ADA & EEOC Guide

The Americans with Disabilities Act (ADA) became law in 1990 and applies to employers with 15 or more employees including state and local government, employment agencies and labor organizations. Among other things, the ADA prohibits employees from discriminating in all aspects of employment, including hiring, promotions, discharge, training, and benefits against employees with disabilities.

The ADA defines a person with a disability as a person who has a physical or mental impairment that substantially limits one or more major life activities. This includes people who have a record of such an impairment, even if they do not currently have a disability. It also includes individuals who do not have a disability but are regarded as having a disability. The ADA also makes it unlawful to discriminate against a person based on that person’s association with a person with a disability.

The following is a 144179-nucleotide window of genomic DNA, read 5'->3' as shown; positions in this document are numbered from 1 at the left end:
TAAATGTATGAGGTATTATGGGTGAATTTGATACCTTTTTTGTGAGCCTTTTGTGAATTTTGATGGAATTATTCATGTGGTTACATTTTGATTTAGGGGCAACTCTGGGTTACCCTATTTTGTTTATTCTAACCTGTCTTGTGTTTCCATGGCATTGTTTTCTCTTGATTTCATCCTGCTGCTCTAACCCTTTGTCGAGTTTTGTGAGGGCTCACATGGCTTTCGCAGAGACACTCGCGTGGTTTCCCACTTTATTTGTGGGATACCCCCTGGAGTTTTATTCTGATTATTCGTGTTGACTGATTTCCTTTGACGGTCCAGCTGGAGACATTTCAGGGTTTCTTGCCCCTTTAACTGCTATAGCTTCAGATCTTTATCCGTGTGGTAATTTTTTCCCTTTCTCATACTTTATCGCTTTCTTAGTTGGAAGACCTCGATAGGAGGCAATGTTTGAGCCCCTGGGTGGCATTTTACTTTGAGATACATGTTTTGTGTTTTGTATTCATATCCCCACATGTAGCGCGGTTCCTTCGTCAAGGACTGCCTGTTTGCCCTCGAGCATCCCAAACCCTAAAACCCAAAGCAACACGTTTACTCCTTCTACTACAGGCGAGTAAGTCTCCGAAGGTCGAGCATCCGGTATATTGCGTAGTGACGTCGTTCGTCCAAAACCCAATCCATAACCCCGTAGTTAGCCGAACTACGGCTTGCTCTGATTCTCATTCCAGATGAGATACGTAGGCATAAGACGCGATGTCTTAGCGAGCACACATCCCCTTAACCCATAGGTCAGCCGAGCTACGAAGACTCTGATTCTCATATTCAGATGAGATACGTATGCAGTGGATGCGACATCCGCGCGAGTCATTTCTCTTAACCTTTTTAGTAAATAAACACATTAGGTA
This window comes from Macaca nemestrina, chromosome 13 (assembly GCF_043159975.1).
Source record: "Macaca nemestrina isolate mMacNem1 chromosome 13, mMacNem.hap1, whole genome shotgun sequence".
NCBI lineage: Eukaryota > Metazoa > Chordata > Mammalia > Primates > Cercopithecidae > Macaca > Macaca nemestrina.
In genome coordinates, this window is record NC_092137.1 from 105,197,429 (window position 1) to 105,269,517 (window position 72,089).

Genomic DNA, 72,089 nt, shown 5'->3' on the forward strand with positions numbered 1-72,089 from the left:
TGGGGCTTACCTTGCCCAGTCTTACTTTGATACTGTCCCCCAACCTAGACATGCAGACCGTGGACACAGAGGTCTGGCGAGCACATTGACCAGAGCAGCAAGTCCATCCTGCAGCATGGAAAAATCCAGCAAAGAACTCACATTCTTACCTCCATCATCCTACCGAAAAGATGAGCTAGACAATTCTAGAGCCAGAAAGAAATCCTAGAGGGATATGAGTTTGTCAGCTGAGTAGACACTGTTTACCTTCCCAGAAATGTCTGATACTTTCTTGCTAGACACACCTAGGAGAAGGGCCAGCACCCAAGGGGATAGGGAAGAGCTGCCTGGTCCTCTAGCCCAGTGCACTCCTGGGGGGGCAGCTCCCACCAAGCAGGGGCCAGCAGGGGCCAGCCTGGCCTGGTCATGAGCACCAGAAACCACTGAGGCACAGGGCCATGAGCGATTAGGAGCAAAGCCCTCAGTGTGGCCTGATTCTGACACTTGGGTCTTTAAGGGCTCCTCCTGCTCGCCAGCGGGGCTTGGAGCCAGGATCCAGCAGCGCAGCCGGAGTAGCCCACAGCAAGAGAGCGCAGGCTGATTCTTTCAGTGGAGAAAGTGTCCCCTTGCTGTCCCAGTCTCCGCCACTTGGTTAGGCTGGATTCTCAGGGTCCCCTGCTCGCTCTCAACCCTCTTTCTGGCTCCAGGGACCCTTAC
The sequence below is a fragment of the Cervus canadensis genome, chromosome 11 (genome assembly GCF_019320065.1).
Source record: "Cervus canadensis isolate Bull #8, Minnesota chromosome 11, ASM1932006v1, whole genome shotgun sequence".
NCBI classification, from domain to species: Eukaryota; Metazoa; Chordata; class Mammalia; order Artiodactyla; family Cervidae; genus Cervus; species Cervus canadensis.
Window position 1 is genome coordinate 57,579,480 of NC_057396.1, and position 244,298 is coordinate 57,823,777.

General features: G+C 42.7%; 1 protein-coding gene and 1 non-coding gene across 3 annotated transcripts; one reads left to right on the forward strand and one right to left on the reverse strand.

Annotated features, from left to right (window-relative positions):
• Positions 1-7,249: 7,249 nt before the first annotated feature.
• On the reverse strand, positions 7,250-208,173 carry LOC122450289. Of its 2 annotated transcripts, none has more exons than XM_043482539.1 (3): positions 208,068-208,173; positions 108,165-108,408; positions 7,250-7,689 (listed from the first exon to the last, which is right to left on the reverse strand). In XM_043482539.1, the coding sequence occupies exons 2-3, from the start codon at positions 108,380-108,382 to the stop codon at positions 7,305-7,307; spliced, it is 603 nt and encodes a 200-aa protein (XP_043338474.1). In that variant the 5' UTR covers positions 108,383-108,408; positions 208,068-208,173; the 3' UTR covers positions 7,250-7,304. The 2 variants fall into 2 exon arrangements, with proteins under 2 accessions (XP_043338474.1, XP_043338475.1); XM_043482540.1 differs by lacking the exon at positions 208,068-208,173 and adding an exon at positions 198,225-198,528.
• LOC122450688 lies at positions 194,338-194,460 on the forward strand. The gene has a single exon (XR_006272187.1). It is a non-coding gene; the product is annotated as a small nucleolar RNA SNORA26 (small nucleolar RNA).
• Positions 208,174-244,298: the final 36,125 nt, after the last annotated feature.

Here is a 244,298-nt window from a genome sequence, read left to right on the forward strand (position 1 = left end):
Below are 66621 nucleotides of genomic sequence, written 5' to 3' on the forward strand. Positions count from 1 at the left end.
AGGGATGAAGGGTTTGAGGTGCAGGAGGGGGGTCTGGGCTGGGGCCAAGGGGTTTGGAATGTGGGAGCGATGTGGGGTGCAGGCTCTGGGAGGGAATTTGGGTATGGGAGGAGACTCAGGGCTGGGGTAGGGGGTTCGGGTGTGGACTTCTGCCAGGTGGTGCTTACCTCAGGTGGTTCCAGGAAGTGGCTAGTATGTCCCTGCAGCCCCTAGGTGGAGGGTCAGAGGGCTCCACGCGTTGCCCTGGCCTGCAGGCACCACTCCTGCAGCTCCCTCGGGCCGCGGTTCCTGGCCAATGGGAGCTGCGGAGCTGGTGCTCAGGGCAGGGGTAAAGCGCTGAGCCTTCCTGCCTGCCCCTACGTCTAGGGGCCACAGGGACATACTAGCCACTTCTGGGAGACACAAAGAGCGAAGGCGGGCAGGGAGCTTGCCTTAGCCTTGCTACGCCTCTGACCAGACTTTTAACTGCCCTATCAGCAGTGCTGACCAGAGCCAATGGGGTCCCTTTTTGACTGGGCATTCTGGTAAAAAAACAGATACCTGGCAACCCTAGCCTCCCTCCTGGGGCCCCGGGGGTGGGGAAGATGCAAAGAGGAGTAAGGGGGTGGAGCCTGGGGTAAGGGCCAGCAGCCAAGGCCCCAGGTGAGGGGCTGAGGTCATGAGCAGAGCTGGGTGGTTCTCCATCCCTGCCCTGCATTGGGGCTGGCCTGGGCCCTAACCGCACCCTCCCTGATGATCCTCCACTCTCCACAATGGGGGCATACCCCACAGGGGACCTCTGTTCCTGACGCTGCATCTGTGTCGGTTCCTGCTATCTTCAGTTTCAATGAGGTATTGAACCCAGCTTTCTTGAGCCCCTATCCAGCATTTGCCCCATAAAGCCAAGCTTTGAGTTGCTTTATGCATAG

If an employee qualifies as disabled as defined by the ADA, they are entitled to a reasonable accommodation to facilitate their continued employment, so long as they can perform the essential functions of the job for which they are hired. An employer does not have to make reasonable accommodation for a disabled employee if it will cause an undue burden, which is defined as an action requiring significant difficulty or expense when considered in light of factors such as an employer’s size, financial resources, and the nature and structure of its operation. An employer is not required to lower production or quality standards to accommodate a disabled employee.

ADA & EEOC Resources